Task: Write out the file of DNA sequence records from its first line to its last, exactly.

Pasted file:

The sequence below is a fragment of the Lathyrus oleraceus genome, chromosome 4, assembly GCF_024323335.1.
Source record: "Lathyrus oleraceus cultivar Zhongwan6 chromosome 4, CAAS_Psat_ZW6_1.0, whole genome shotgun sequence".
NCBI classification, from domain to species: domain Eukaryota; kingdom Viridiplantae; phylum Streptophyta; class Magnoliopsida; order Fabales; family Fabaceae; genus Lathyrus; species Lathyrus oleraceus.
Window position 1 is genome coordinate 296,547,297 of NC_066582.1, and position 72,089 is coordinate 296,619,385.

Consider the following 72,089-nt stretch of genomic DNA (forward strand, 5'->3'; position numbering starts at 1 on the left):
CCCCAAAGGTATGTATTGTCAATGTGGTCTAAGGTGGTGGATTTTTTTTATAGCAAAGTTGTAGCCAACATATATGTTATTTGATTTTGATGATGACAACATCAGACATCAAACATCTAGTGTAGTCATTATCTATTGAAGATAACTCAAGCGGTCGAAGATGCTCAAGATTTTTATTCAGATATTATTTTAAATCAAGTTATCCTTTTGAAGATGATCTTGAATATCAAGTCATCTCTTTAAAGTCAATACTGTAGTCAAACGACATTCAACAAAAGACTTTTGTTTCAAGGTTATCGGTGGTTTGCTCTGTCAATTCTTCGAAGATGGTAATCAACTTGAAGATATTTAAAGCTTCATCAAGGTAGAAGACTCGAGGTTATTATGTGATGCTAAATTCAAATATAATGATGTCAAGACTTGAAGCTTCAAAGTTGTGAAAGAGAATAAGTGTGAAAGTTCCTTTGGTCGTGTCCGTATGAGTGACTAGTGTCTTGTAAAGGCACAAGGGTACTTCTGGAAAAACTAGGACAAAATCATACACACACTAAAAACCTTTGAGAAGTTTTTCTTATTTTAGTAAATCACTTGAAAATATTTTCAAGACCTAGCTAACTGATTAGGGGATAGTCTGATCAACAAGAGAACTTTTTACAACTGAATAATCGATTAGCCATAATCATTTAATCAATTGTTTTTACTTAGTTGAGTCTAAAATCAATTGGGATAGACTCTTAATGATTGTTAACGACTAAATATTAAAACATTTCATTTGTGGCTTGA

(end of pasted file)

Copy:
The sequence below is a fragment of the Lathyrus oleraceus genome, chromosome 4, assembly GCF_024323335.1.
Source record: "Lathyrus oleraceus cultivar Zhongwan6 chromosome 4, CAAS_Psat_ZW6_1.0, whole genome shotgun sequence".
NCBI classification, from domain to species: domain Eukaryota; kingdom Viridiplantae; phylum Streptophyta; class Magnoliopsida; order Fabales; family Fabaceae; genus Lathyrus; species Lathyrus oleraceus.
Window position 1 is genome coordinate 296,547,297 of NC_066582.1, and position 72,089 is coordinate 296,619,385.

Consider the following 72,089-nt stretch of genomic DNA (forward strand, 5'->3'; position numbering starts at 1 on the left):
CCCCAAAGGTATGTATTGTCAATGTGGTCTAAGGTGGTGGATTTTTTTTATAGCAAAGTTGTAGCCAACATATATGTTATTTGATTTTGATGATGACAACATCAGACATCAAACATCTAGTGTAGTCATTATCTATTGAAGATAACTCAAGCGGTCGAAGATGCTCAAGATTTTTATTCAGATATTATTTTAAATCAAGTTATCCTTTTGAAGATGATCTTGAATATCAAGTCATCTCTTTAAAGTCAATACTGTAGTCAAACGACATTCAACAAAAGACTTTTGTTTCAAGGTTATCGGTGGTTTGCTCTGTCAATTCTTCGAAGATGGTAATCAACTTGAAGATATTTAAAGCTTCATCAAGGTAGAAGACTCGAGGTTATTATGTGATGCTAAATTCAAATATAATGATGTCAAGACTTGAAGCTTCAAAGTTGTGAAAGAGAATAAGTGTGAAAGTTCCTTTGGTCGTGTCCGTATGAGTGACTAGTGTCTTGTAAAGGCACAAGGGTACTTCTGGAAAAACTAGGACAAAATCATACACACACTAAAAACCTTTGAGAAGTTTTTCTTATTTTAGTAAATCACTTGAAAATATTTTCAAGACCTAGCTAACTGATTAGGGGATAGTCTGATCAACAAGAGAACTTTTTACAACTGAATAATCGATTAGCCATAATCATTTAATCAATTGTTTTTACTTAGTTGAGTCTAAAATCAATTGGGATAGACTCTTAATGATTGTTAACGACTAAATATTAAAACATTTCATTTGTGGCTTGA